- A 50mm f1.8 lens is a great start for many reasons. 1, it’s often very cheap. 2, it has a wide 1.8 aperture meaning you can get more light in dark places AND you can get more “bokeh.” 3, 50mm is what most people consider a “standard” focal length, so it’s not too wide and not too long, and the amount of blur, or “bokeh,” is also not too extreme, but also far “better” than a kit lens with a more limited aperture. It doesn’t zoom though, so try it out first if you can to see if you like it.
- ISO- the “sensitivity” of your film or sensor. It’s like turning up the volume. It can help, but if you overdo it, the quality will degrade.
- What does it mean? ISO is represented by a number… most often 100 is the “base” ISO. At this setting, your camera will produce the best quality images, technically speaking. As this goes higher, the image will get brighter.
- The downside: if you push it too far, you’ll see the quality of your image degrade. The dynamic range (how much information you have between the brightest highlights and darkest shadows) will decrease, and you’ll see noise or grain in your image. At very high ISOs, that noise can affect color as well. HOW FAR you can go with your ISO will vary quite a lot from one camera to another, but most modern digital cameras could probably go up to ISO 1600 or 3200 without major problems. Noise is also more visible in shadows/dark areas… so the image itself can play a role in what is “acceptable.”
- Keep it at the lowest possible ISO whenever possible.
- Raise the ISO when you need a brighter image but you cannot slow the shutter speed (because you’d get motion blur) and you cannot open your aperture any wider (because the physical limitation of the lens).
- Example: shooting basketball indoors; you want a shutter speed of 1/500s or higher to stop their motion. Your lens’s aperture cannot open wider than f4, but at ISO 100, the image is still too dark. Boost your ISO higher until the image is bright enough- it’s your only choice.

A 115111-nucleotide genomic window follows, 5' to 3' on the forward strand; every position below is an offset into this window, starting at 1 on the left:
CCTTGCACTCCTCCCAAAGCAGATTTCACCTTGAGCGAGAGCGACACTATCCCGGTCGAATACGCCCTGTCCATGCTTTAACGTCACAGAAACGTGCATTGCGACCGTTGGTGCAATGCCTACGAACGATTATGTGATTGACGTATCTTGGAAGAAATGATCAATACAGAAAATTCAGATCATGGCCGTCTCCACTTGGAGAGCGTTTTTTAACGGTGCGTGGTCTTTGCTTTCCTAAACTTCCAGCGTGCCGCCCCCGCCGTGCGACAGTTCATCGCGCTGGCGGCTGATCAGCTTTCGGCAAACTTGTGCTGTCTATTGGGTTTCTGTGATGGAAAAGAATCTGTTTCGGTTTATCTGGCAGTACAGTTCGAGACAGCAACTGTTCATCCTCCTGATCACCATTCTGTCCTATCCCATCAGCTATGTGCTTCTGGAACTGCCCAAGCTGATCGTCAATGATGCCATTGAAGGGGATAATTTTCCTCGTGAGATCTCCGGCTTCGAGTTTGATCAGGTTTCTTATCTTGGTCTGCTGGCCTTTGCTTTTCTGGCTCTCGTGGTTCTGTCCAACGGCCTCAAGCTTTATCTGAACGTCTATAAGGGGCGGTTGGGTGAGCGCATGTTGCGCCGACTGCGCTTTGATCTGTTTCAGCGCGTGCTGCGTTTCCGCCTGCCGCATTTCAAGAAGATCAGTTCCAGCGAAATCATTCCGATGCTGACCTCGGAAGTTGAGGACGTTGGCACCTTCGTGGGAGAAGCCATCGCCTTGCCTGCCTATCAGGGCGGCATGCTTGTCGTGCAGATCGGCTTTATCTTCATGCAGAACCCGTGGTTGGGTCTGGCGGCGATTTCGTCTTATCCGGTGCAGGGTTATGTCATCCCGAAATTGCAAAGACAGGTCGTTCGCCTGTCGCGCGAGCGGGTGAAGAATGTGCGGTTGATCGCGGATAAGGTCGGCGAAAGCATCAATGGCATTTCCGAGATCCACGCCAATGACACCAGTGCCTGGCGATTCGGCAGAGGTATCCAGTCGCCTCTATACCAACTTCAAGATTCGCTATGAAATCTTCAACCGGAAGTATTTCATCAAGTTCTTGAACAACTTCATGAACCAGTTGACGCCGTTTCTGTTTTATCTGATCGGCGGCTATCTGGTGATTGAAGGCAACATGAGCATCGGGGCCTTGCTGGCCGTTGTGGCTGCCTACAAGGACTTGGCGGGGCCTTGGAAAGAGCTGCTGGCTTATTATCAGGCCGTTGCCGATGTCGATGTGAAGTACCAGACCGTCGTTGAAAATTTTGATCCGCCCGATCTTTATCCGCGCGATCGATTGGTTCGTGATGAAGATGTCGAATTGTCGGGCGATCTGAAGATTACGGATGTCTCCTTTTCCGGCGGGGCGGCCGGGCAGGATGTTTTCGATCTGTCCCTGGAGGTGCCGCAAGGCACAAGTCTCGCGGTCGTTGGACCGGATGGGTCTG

There are many factors that affect how you choose each of these 3 settings, which is why semi-automatic modes like Av and Tv help. But, before that, a quick note about “stops.”
A “stop” is like one full step in exposure adjustment. Usually, you can change shutter, aperture and ISO in 1/3 stops… so 3 “clicks” within each full stop. “Stops” between shutter speed, aperture and ISO will affect your exposure equally. So, 1 stop slower in shutter speed (brighter image), 1 stop wider in aperture (brighter image) and 1 stop higher in ISO (brighter image) will all have the same result. So, you can use these “stops” to balance your exposure. For example… if you have a good exposure but want to raise your shutter speed 2 stops (darker image), then you can, A) open your aperture 2 stops to make it brighter again, B) raise your ISO 2 stops to make it brighter again or C) open your aperture 1 stop and raise your ISO 1 stop, a total of 2 stops brighter again. The result: the same good exposure you started with.
- ISO stops are simple- 100 to 200 is 1 stop. 200 to 400 is 1 stop. 400 to 800 and so on (doubling the value). There are 1/3 stops in between these usually.
- Shutter speed stops are similar- 1/100s to 1/200s is 1 stop, 1/200s to 1/400s is 1 stop and so on.
- Aperture, or f-stops, are measured as a ratio like we discussed. So it’s a bit more complicated where the numbers come from, but counting the clicks on your camera’s dial when adjusting them will help if you can’t remember (3 clicks = 1 full stop).
- Lenses are different, so there’s no standard starting point for F-stops, but for example: f2 to f2.8 is 1 stop, f2.8 to f4 is one stop, f4 to f5.6 is one stop, to f8, to f11 to f16 to f21.
So, When do I want Av? Tv? And what are they?
Both are semi automatic modes that let you select 1 or 2 of the 3 settings we just talked about, and the camera will decide the other to get a good exposure (or what the camera THINKS is a good exposure- more in a minute).
Av mode lets you select aperture, and shutter speed is automatically decided for you.
Tv mode lets you select the shutter speed, and aperture is automatically decided for you.
In both modes, you can manually set the ISO, or you can change it to AUTO ISO, when the camera will choose it for you. All cameras will try to keep the ISO as low as possible to maintain quality, and many cameras will have a setting that you can tell the camera a “minimum shutter speed” before it automatically raises the ISO. This is to avoid the camera keeping ISO low, and having a slow shutter speed that results in motion blur. On some Sony cameras, for example, you can set AUTO ISO and min shutter speed to 1/2000s, so the camera will raise the ISO when necessary, but not let the camera go below 1/2000s …great for shooting sports or action where a fast enough shutter speed is important.